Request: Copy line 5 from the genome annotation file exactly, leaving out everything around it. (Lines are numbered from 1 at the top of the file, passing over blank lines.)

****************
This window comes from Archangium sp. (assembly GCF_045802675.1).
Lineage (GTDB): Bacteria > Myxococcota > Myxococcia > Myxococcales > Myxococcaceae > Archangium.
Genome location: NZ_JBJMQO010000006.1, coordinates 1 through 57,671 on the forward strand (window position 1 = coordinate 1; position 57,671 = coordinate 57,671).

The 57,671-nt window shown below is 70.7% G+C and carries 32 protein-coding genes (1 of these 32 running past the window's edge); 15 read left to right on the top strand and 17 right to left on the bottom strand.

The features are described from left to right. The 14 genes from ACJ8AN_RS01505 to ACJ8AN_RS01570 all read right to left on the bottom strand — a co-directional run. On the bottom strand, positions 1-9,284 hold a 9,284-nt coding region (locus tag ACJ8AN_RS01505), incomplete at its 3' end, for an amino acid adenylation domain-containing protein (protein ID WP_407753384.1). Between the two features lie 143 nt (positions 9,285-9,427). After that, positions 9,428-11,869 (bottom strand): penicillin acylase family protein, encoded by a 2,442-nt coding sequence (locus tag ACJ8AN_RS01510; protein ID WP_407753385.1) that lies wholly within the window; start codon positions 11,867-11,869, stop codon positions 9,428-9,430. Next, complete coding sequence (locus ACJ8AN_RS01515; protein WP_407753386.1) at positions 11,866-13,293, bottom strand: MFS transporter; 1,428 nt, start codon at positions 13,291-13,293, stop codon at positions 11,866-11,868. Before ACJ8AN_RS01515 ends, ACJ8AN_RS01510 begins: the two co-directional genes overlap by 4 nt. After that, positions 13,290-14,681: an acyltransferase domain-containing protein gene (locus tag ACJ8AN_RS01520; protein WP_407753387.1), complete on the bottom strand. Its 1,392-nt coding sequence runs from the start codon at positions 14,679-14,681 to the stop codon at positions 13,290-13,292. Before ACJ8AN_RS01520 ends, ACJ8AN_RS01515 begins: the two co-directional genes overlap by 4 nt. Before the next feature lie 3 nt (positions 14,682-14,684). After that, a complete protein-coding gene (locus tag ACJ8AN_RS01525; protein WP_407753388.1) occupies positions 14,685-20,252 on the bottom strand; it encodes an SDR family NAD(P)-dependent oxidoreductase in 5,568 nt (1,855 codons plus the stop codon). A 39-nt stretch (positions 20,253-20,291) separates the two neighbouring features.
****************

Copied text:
The features are described from left to right. The 14 genes from ACJ8AN_RS01505 to ACJ8AN_RS01570 all read right to left on the bottom strand — a co-directional run. On the bottom strand, positions 1-9,284 hold a 9,284-nt coding region (locus tag ACJ8AN_RS01505), incomplete at its 3' end, for an amino acid adenylation domain-containing protein (protein ID WP_407753384.1). Between the two features lie 143 nt (positions 9,285-9,427). After that, positions 9,428-11,869 (bottom strand): penicillin acylase family protein, encoded by a 2,442-nt coding sequence (locus tag ACJ8AN_RS01510; protein ID WP_407753385.1) that lies wholly within the window; start codon positions 11,867-11,869, stop codon positions 9,428-9,430. Next, complete coding sequence (locus ACJ8AN_RS01515; protein WP_407753386.1) at positions 11,866-13,293, bottom strand: MFS transporter; 1,428 nt, start codon at positions 13,291-13,293, stop codon at positions 11,866-11,868. Before ACJ8AN_RS01515 ends, ACJ8AN_RS01510 begins: the two co-directional genes overlap by 4 nt. After that, positions 13,290-14,681: an acyltransferase domain-containing protein gene (locus tag ACJ8AN_RS01520; protein WP_407753387.1), complete on the bottom strand. Its 1,392-nt coding sequence runs from the start codon at positions 14,679-14,681 to the stop codon at positions 13,290-13,292. Before ACJ8AN_RS01520 ends, ACJ8AN_RS01515 begins: the two co-directional genes overlap by 4 nt. Before the next feature lie 3 nt (positions 14,682-14,684). After that, a complete protein-coding gene (locus tag ACJ8AN_RS01525; protein WP_407753388.1) occupies positions 14,685-20,252 on the bottom strand; it encodes an SDR family NAD(P)-dependent oxidoreductase in 5,568 nt (1,855 codons plus the stop codon). A 39-nt stretch (positions 20,253-20,291) separates the two neighbouring features.